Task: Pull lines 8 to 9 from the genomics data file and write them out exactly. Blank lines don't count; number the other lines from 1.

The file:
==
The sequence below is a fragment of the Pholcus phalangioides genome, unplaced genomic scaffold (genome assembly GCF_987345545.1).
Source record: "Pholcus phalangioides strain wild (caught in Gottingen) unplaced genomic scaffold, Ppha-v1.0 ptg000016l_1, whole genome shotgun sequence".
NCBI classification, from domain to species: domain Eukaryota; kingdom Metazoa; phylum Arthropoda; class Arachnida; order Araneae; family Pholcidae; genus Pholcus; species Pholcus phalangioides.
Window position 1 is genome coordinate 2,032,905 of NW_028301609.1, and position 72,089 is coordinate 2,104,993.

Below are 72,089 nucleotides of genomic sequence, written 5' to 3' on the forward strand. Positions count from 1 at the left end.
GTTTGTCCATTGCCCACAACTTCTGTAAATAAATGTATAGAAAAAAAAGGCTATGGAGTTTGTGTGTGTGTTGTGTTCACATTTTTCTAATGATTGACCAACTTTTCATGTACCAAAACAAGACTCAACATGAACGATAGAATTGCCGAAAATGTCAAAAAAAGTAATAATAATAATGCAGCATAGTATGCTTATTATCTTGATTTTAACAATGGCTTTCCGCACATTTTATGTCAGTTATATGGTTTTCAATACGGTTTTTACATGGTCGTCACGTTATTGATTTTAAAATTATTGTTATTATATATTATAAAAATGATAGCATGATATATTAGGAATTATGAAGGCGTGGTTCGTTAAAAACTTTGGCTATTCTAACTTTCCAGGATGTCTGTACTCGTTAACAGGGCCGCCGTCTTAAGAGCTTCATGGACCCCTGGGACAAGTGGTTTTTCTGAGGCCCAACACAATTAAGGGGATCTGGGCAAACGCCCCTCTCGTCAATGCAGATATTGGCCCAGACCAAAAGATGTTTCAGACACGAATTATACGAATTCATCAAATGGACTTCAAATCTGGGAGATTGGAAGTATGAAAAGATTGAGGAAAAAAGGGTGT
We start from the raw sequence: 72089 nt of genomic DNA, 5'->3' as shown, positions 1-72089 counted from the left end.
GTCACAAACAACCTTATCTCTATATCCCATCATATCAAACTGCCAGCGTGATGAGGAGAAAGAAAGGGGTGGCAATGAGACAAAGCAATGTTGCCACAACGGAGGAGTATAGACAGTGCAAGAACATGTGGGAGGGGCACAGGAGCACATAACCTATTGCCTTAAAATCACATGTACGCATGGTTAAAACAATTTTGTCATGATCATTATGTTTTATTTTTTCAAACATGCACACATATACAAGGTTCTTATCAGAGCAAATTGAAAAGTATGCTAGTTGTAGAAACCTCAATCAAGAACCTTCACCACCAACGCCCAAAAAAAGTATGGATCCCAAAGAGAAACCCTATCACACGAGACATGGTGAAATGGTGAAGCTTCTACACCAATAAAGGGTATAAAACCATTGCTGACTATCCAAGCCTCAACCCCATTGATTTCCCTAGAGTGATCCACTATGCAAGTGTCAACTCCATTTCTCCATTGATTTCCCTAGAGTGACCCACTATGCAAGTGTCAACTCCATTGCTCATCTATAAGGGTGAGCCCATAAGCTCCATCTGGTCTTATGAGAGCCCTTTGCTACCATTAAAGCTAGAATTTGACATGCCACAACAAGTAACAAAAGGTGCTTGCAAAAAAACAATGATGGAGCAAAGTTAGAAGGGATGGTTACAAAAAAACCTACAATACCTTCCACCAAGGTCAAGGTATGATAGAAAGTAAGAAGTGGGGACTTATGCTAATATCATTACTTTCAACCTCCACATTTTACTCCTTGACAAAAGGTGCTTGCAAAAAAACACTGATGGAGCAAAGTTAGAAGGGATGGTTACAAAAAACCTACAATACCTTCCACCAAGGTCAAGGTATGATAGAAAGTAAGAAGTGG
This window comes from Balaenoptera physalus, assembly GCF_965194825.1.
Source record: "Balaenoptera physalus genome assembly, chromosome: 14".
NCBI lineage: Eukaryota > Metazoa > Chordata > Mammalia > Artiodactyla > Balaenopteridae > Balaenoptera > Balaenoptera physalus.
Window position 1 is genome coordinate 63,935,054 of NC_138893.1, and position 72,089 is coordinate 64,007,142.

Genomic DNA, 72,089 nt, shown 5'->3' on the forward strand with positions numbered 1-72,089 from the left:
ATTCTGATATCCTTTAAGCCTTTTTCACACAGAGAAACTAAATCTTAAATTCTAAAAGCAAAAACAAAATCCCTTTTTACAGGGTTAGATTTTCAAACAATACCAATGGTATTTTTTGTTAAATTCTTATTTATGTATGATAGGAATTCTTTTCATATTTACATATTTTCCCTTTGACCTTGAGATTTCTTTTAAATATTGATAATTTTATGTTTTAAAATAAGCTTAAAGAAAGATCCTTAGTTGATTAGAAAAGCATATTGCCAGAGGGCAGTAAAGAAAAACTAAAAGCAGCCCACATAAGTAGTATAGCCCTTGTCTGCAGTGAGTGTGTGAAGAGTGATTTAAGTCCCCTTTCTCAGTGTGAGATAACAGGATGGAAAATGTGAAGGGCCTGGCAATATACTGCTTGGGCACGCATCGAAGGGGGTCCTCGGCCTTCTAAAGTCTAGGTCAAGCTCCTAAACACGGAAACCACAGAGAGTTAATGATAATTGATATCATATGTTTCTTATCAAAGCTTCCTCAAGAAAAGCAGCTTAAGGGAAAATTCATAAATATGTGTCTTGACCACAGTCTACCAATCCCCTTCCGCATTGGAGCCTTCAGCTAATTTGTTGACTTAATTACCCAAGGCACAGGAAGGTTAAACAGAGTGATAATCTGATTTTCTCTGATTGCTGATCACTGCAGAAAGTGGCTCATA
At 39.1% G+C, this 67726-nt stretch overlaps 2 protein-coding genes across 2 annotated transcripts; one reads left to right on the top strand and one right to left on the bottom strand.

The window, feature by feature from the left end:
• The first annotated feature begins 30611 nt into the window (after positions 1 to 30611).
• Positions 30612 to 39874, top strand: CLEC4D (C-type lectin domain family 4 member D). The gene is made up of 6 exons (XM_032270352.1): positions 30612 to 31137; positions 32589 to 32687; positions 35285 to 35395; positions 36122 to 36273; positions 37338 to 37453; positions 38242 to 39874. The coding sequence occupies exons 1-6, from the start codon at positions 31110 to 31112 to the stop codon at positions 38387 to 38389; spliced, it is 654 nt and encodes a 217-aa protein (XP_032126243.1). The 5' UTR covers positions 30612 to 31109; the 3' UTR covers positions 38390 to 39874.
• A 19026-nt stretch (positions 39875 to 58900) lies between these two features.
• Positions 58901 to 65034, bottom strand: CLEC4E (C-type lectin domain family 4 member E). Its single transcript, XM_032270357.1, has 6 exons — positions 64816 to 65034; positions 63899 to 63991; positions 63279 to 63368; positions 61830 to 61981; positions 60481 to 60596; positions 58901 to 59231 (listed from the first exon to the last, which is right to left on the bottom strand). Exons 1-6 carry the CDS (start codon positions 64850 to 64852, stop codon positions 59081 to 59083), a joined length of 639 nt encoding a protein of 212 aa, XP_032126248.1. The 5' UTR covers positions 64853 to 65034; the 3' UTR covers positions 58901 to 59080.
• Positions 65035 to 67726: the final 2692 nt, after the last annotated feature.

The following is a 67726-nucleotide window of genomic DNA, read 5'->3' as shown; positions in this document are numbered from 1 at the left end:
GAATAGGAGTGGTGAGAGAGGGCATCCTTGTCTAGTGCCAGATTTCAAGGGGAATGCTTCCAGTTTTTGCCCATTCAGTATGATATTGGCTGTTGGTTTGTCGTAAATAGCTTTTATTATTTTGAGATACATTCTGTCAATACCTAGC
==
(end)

GTCACAAACAACCTTATCTCTATATCCCATCATATCAAACTGCCAGCGTGATGAGGAGAAAGAAAGGGGTGGCAATGAGACAAAGCAATGTTGCCACAACGGAGGAGTATAGACAGTGCAAGAACATGTGGGAGGGGCACAGGAGCACATAACCTATTGCCTTAAAATCACATGTACGCATGGTTAAAACAATTTTGTCATGATCATTATGTTTTATTTTTTCAAACATGCACACATATACAAGGTTCTTATCAGAGCAAATTGAAAAGTATGCTAGTTGTAGAAACCTCAATCAAGAACCTTCACCACCAACGCCCAAAAAAAGTATGGATCCCAAAGAGAAACCCTATCACACGAGACATGGTGAAATGGTGAAGCTTCTACACCAATAAAGGGTATAAAACCATTGCTGACTATCCAAGCCTCAACCCCATTGATTTCCCTAGAGTGATCCACTATGCAAGTGTCAACTCCATTTCTCCATTGATTTCCCTAGAGTGACCCACTATGCAAGTGTCAACTCCATTGCTCATCTATAAGGGTGAGCCCATAAGCTCCATCTGGTCTTATGAGAGCCCTTTGCTACCATTAAAGCTAGAATTTGACATGCCACAACAAGTAACAAAAGGTGCTTGCAAAAAAACAATGATGGAGCAAAGTTAGAAGGGATGGTTACAAAAAAACCTACAATACCTTCCACCAAGGTCAAGGTATGATAGAAAGTAAGAAGTGGGGACTTATGCTAATATCATTACTTTCAACCTCCACATTTTACTCCTTGACAAAAGGTGCTTGCAAAAAAACACTGATGGAGCAAAGTTAGAAGGGATGGTTACAAAAAACCTACAATACCTTCCACCAAGGTCAAGGTATGATAGAAAGTAAGAAGTGG
This window comes from Balaenoptera physalus, assembly GCF_965194825.1.